August 23 – One item on the ballot today that is of upmost importance is helping the Key West Tropical Forest and Botanical Garden get a 99 year lease.
Misha McRae, executive director of the Key West Tropical Forest and Botanical Garden, joined Good Morning Keys on KeysTalk 96.9/102.5FM this morning to talk about how critical this election is today.
A referendum on the ballot is an opportunity for the garden to get an extended lease.
McRae said, “It’s really needed for capital projects as well as the protection and the future of the Botanical Garden. The referendum allows the city of Key West to extend our lease from 10 years up to 99 years.”
The garden celebrated its 86th anniversary this year.
McRae said, “As far as conservation goes, education, community outreach, the garden is the place and this referendum is going to provide some insurance for the future of this garden.”
Mike Stapleford of KeysTalk 96.9/102.5FM said, “I can’t even imagine a future without the Botanical Garden in town.”
“Me neither!” McRae agreed. “I think it’s become a focal point of the city. As I’ve told everyone, every great city has a great botanical garden and Key West has this one. It sets a statement, not only for the community, but for the city as a whole that we do care about the environment, that we’re doing to protect what we can for the environment and the conservation methods that it upholds, not only locally, but globally on the efforts that we do to protect the flora and fauna of the Keys.”
Indeed, the Key West Tropical Forest and Botanical Garden really does get international acclaim as the only frost-free subtropical natural conservation habitat.
McRae said, “We are one of only a handful of botanical gardens in the world that focuses exclusively on native species of our region. Not only that, but we’ve been identified as 25 locations in the world known for its biodiversity. We’re in one of the five of Florida areas of critical concern, which means we have flora and fauna at the botanical garden that are nowhere else in this world.”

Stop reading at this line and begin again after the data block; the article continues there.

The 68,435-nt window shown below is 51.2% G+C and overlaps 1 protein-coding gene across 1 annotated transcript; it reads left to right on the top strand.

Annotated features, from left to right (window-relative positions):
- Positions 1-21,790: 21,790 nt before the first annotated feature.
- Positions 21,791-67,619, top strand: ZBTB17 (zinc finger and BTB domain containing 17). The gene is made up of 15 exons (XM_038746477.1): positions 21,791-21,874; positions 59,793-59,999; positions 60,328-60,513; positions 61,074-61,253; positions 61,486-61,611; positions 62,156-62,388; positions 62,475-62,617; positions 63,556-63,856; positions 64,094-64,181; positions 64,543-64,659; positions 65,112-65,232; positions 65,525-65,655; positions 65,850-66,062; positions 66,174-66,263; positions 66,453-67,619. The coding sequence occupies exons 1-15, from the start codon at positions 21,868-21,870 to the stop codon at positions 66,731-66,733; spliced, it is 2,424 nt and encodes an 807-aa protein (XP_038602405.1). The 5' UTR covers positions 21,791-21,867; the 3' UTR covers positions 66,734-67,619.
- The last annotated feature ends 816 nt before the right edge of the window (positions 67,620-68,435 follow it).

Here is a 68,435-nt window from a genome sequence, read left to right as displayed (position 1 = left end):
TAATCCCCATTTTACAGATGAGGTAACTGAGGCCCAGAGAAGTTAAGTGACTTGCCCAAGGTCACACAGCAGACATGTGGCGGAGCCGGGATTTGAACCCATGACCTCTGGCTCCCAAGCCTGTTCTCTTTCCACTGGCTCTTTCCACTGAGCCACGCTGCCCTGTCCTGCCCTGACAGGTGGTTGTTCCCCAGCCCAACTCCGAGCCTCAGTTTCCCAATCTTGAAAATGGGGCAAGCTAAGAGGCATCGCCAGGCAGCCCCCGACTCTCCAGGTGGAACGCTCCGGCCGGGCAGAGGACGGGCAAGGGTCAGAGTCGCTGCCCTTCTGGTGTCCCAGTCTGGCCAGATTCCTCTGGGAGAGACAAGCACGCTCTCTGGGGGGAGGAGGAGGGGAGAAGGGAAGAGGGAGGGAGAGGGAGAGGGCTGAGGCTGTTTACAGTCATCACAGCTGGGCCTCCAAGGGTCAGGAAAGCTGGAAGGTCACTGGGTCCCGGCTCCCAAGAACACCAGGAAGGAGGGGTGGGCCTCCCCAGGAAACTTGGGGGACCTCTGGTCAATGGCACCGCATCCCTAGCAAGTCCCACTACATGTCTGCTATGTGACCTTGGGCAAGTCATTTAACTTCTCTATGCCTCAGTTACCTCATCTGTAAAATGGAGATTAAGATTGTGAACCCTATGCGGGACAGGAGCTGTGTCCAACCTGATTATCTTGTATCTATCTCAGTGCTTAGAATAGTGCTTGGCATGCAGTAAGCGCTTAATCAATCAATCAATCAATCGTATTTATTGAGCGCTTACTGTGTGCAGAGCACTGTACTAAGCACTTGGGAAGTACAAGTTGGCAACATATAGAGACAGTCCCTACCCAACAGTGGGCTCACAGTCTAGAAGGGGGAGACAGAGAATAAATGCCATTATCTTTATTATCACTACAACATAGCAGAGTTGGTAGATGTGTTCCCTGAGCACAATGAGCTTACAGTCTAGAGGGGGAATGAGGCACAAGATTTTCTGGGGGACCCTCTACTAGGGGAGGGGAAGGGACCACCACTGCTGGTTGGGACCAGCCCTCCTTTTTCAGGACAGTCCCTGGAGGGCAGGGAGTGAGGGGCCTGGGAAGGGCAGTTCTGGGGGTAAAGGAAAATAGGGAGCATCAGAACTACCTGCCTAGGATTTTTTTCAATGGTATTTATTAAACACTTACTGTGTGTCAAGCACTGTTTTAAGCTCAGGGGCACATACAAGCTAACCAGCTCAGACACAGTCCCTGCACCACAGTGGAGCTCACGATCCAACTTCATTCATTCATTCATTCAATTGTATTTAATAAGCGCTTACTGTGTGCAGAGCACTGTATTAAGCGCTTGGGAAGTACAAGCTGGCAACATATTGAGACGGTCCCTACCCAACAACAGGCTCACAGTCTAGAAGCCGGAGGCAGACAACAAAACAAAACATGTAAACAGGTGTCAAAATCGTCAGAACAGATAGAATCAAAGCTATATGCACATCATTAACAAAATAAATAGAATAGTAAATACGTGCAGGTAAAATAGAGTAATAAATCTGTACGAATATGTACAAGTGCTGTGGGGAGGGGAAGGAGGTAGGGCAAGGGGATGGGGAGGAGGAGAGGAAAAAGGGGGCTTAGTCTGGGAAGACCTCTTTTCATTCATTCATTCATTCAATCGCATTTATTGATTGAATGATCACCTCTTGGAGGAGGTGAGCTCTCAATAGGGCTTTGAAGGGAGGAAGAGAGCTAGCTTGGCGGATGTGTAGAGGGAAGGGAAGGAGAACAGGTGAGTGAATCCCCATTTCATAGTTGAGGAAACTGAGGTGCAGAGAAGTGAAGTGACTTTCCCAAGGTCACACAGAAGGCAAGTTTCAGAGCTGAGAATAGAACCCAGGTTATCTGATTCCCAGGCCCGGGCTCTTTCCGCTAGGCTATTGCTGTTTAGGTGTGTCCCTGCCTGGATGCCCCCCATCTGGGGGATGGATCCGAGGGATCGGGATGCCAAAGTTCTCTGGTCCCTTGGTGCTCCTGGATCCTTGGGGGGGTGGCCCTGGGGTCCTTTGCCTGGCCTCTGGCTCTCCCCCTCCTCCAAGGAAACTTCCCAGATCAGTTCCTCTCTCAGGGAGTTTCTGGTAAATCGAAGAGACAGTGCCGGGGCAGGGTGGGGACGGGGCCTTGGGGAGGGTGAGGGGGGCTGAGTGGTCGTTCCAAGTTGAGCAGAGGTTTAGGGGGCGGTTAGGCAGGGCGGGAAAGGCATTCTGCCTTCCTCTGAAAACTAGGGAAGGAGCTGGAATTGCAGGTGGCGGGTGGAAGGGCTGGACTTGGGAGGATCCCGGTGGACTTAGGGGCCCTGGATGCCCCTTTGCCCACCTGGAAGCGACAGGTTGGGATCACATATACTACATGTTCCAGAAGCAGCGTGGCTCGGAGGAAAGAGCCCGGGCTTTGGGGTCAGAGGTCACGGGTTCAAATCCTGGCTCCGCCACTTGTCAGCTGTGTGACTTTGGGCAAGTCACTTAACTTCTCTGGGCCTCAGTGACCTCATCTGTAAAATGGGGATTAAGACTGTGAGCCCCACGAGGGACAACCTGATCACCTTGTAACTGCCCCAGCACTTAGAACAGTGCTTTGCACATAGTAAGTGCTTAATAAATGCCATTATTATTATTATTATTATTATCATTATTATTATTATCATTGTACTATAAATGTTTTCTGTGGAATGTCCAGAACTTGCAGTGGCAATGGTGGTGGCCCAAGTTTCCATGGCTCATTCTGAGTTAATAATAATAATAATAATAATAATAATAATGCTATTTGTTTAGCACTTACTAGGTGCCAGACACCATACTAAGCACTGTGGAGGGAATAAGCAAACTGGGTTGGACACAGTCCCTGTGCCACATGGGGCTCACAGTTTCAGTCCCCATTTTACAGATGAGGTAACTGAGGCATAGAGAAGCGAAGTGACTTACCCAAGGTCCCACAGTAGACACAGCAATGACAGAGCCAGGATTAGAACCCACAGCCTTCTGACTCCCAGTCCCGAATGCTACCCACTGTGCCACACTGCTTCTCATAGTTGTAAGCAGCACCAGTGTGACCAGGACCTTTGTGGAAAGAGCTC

Why would anyone vote no for the referendum?
McRae said, “As we all well know and I tell everyone in true honesty, in the culture climate of hotels and condos, to say the botanical garden is still here after 86 years has been no small feet.”
It began at 55 acres, got knocked down to 7.8 and now has grown back to 15.
McRae said, “It’s a testament of resilience. Of course Mother Nature’s biodiversity and of course the community as a whole in protecting our natural resources. I hear it all the time, no brainer, but I’m really urging everyone to get out there and get to the polls and vote if you haven’t already and please vote yes for the 99 year referendum.”
The garden is a tourist draw and enhances the life for the locals as well.
Since 1914, the land has been allocated and designated as wildlife habitat.
McRae said, “To be able to say that the garden is still there, is still growing is a testament and the success of our community.”
Birding is also a plus for the garden.
McRae said, “The bird watching industry is multi-billion dollars. If we have a rare bird at the garden, it’s not unusual for us to get a phone call from Alaska, South Carolina, asking is the bird still there? And they’ll show up the next day.”
The garden has had 210 species of bird identified in both spring and fall migration.
It also has fresh, sweet rainwater, which is paramount for migrating birds and butterflies.
The garden is a non-profit organization that doesn’t cost the city a dime.
To get involved in the Key West Tropical Forest and Botanical Garden, donate or become a member here: https://www.keywest.garden/
And remember vote YES on the referendum!